By Jesse White-Frese
Executive Director, Connecticut Association of School Based Health Centers, Inc.
African-American and Latino males are half as likely to receive mental health services compared to non-Hispanic White youth, yet both groups experience emotional and behavioral problems that often result in school and social issues. In 2011, the Connecticut Association of School Based Health Centers (CASBHC) conducted a study to understand how African-American and Latino young men perceive and experience available mental health services, particularly services offered through School Based Health Centers (SBHC), as SBHCs are generally more accessible to adolescents than community-based services.
African-American males are among the most underserved populations with respect to mental health services. Approximately 13 percent of African-American youth have a diagnosed depressive disorder. Among African-American and Latino adolescent males, less than 10 percent make use of outpatient mental health services. Of those that initiate community-based mental health treatment, the majority drop out after two to three sessions. The fragmentation of mental health services has been highlighted as a unique barrier faced by African-American males in accessing mental health services.
SBHCs are well positioned to address barriers to care and are able to provide easily accessible comprehensive medical, mental health, and dental services because they are on site in the school, serving students in grades pre K-12. The sites are comprehensive primary care facilities licensed as outpatient clinics or as hospital satellites. The medical practitioners are licensed to assess, diagnose, and treat medical problems including illness and injury, chronic disease management, immunizations, provide prescriptions, health education, and referrals for specialty care. The mental health clinicians are trained to provide assessment, diagnosis, and treatment of mental health issues; crisis intervention; substance abuse; collaborative care management; health education; and case management. A unique feature of comprehensive SBHCs is the ability to integrate medical and mental health care within the same site.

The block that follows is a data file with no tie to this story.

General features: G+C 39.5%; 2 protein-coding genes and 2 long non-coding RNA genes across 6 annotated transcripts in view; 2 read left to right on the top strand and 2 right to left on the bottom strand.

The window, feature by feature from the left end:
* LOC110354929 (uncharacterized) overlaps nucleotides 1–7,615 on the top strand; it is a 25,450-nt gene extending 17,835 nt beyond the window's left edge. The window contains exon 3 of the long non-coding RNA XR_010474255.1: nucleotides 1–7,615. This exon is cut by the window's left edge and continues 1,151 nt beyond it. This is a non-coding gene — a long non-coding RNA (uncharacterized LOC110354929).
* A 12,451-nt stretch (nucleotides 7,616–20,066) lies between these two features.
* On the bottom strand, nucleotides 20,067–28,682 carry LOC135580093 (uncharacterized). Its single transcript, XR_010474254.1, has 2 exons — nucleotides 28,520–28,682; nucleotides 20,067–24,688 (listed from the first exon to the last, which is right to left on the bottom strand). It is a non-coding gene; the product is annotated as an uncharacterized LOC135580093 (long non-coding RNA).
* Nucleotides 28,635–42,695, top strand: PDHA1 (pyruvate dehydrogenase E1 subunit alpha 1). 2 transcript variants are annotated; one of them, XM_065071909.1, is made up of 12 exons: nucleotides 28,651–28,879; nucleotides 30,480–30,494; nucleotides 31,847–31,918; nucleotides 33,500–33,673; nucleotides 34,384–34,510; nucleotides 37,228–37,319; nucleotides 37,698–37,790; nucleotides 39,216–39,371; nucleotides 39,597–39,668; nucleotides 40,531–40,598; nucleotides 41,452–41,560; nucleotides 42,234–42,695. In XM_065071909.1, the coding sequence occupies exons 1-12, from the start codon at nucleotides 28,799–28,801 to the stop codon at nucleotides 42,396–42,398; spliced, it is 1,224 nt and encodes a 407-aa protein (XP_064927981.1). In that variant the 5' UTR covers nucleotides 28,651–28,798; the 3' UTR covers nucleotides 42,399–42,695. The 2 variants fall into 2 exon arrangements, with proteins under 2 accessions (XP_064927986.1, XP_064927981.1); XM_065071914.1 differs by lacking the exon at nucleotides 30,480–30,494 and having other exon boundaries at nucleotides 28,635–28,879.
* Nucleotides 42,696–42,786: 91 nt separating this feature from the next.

A summary of findings from the study indicated that:
- SBHCs remove or mitigate barriers to mental health treatment for African-American and Latino adolescent males including lack of transportation, lack of insurance, and stigma.
- SBHCs provide an atmosphere of safety, confidentiality and trust; characteristics that are of paramount importance to adolescent males.
- The most important factor in the success of the mental health services offered by school based health centers is the staff, perceived by students as open and nonjudgmental.
- In Connecticut School Based Health Centers (SBHC), African-American and Latino adolescent male students utilize mental health services at an average of 13 visits per student in the SBHC. When African-American and Latino adolescent males initiate mental health treatment in community settings, the majority drop out after two to three sessions.
- Greater access to appropriate mental health services can lead to better outcomes for adolescent males of color, such as higher graduation rates, fewer encounters with the juvenile justice system, and reduction in health care disparities.
For more information, contact the Connecticut Association of School Based Health Centers at 203-230-9976.